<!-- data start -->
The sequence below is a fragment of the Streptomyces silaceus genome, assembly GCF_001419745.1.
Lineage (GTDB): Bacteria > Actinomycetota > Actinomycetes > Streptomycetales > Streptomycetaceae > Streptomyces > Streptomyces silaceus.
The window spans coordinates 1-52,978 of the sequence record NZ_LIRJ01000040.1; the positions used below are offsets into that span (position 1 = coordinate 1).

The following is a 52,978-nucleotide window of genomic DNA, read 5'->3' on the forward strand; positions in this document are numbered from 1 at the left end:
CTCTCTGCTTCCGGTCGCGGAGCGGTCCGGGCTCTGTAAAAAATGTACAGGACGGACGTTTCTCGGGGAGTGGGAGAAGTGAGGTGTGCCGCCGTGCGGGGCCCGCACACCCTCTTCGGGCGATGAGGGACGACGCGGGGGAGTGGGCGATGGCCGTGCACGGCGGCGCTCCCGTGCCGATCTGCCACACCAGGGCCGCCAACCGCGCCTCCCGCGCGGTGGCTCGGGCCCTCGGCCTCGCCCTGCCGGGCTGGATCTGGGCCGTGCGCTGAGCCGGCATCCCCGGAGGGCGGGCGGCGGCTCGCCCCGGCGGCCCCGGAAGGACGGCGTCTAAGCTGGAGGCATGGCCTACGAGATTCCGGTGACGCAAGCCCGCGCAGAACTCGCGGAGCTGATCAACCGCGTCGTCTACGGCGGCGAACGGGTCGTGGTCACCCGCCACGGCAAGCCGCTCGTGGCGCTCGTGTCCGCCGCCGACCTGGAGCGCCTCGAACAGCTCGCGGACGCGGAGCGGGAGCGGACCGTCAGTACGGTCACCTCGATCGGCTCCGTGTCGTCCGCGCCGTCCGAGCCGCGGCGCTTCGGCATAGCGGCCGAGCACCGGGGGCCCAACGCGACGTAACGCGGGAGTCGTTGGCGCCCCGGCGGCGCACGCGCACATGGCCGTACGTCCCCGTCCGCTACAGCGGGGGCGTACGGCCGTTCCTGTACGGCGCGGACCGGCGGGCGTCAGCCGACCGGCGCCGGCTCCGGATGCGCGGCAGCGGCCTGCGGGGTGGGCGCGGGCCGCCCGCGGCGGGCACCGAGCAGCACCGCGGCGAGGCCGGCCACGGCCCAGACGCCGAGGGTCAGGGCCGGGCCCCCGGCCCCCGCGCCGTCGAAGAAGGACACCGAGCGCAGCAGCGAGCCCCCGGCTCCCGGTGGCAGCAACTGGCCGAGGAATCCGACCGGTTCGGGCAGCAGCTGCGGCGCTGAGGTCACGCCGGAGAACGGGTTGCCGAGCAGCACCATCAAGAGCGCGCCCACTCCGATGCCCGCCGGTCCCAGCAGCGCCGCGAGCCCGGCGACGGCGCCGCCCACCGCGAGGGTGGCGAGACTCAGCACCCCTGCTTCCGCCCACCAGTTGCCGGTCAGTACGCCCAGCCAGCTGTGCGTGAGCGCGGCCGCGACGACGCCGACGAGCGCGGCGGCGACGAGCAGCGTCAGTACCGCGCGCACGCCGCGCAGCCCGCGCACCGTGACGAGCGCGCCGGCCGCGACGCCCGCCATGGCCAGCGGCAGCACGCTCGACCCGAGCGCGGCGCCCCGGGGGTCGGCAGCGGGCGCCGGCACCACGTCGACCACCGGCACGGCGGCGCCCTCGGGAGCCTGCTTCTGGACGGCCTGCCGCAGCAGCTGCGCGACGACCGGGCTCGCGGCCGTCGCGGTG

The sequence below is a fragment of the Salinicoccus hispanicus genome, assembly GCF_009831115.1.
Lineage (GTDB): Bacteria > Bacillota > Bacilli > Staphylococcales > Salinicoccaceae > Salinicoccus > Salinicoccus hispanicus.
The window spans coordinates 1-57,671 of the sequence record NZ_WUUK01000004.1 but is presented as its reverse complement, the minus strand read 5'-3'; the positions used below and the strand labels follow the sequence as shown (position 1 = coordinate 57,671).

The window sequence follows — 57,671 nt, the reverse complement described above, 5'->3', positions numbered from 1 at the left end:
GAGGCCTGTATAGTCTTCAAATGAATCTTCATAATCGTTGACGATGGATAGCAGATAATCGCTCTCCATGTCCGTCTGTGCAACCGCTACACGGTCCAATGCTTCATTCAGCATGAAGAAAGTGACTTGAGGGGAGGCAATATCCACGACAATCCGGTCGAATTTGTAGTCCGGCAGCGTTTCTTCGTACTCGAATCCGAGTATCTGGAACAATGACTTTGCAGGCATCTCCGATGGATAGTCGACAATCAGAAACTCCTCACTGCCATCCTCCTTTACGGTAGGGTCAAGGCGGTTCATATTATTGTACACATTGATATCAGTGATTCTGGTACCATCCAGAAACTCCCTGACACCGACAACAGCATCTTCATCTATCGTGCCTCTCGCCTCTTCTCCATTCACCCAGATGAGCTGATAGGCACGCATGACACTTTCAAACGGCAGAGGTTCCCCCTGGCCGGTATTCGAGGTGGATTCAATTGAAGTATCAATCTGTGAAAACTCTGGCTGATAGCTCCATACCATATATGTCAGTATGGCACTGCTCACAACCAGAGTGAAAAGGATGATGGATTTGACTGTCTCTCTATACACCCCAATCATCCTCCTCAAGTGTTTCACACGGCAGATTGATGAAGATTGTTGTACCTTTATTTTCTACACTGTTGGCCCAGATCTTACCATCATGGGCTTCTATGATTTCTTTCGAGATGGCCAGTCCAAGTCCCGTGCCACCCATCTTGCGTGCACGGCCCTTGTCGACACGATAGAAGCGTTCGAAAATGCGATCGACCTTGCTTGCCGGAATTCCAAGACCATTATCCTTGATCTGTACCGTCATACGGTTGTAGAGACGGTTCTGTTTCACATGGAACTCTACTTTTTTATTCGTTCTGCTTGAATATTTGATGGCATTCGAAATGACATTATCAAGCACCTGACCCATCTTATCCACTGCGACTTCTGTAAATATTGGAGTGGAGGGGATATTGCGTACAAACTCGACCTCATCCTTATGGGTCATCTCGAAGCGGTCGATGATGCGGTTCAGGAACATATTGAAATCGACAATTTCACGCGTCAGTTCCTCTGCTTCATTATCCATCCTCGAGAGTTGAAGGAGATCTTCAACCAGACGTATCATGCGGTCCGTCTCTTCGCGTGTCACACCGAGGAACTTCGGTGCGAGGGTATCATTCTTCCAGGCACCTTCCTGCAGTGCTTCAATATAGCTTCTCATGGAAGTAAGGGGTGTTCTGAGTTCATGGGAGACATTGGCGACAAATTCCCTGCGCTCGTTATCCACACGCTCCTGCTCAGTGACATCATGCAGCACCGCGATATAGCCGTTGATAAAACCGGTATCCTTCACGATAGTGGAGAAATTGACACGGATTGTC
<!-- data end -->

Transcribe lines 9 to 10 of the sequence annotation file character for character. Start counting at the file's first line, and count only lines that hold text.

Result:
The window sequence follows — 57,671 nt, the reverse complement described above, 5'->3', positions numbered from 1 at the left end:
GAGGCCTGTATAGTCTTCAAATGAATCTTCATAATCGTTGACGATGGATAGCAGATAATCGCTCTCCATGTCCGTCTGTGCAACCGCTACACGGTCCAATGCTTCATTCAGCATGAAGAAAGTGACTTGAGGGGAGGCAATATCCACGACAATCCGGTCGAATTTGTAGTCCGGCAGCGTTTCTTCGTACTCGAATCCGAGTATCTGGAACAATGACTTTGCAGGCATCTCCGATGGATAGTCGACAATCAGAAACTCCTCACTGCCATCCTCCTTTACGGTAGGGTCAAGGCGGTTCATATTATTGTACACATTGATATCAGTGATTCTGGTACCATCCAGAAACTCCCTGACACCGACAACAGCATCTTCATCTATCGTGCCTCTCGCCTCTTCTCCATTCACCCAGATGAGCTGATAGGCACGCATGACACTTTCAAACGGCAGAGGTTCCCCCTGGCCGGTATTCGAGGTGGATTCAATTGAAGTATCAATCTGTGAAAACTCTGGCTGATAGCTCCATACCATATATGTCAGTATGGCACTGCTCACAACCAGAGTGAAAAGGATGATGGATTTGACTGTCTCTCTATACACCCCAATCATCCTCCTCAAGTGTTTCACACGGCAGATTGATGAAGATTGTTGTACCTTTATTTTCTACACTGTTGGCCCAGATCTTACCATCATGGGCTTCTATGATTTCTTTCGAGATGGCCAGTCCAAGTCCCGTGCCACCCATCTTGCGTGCACGGCCCTTGTCGACACGATAGAAGCGTTCGAAAATGCGATCGACCTTGCTTGCCGGAATTCCAAGACCATTATCCTTGATCTGTACCGTCATACGGTTGTAGAGACGGTTCTGTTTCACATGGAACTCTACTTTTTTATTCGTTCTGCTTGAATATTTGATGGCATTCGAAATGACATTATCAAGCACCTGACCCATCTTATCCACTGCGACTTCTGTAAATATTGGAGTGGAGGGGATATTGCGTACAAACTCGACCTCATCCTTATGGGTCATCTCGAAGCGGTCGATGATGCGGTTCAGGAACATATTGAAATCGACAATTTCACGCGTCAGTTCCTCTGCTTCATTATCCATCCTCGAGAGTTGAAGGAGATCTTCAACCAGACGTATCATGCGGTCCGTCTCTTCGCGTGTCACACCGAGGAACTTCGGTGCGAGGGTATCATTCTTCCAGGCACCTTCCTGCAGTGCTTCAATATAGCTTCTCATGGAAGTAAGGGGTGTTCTGAGTTCATGGGAGACATTGGCGACAAATTCCCTGCGCTCGTTATCCACACGCTCCTGCTCAGTGACATCATGCAGCACCGCGATATAGCCGTTGATAAAACCGGTATCCTTCACGATAGTGGAGAAATTGACACGGATTGTC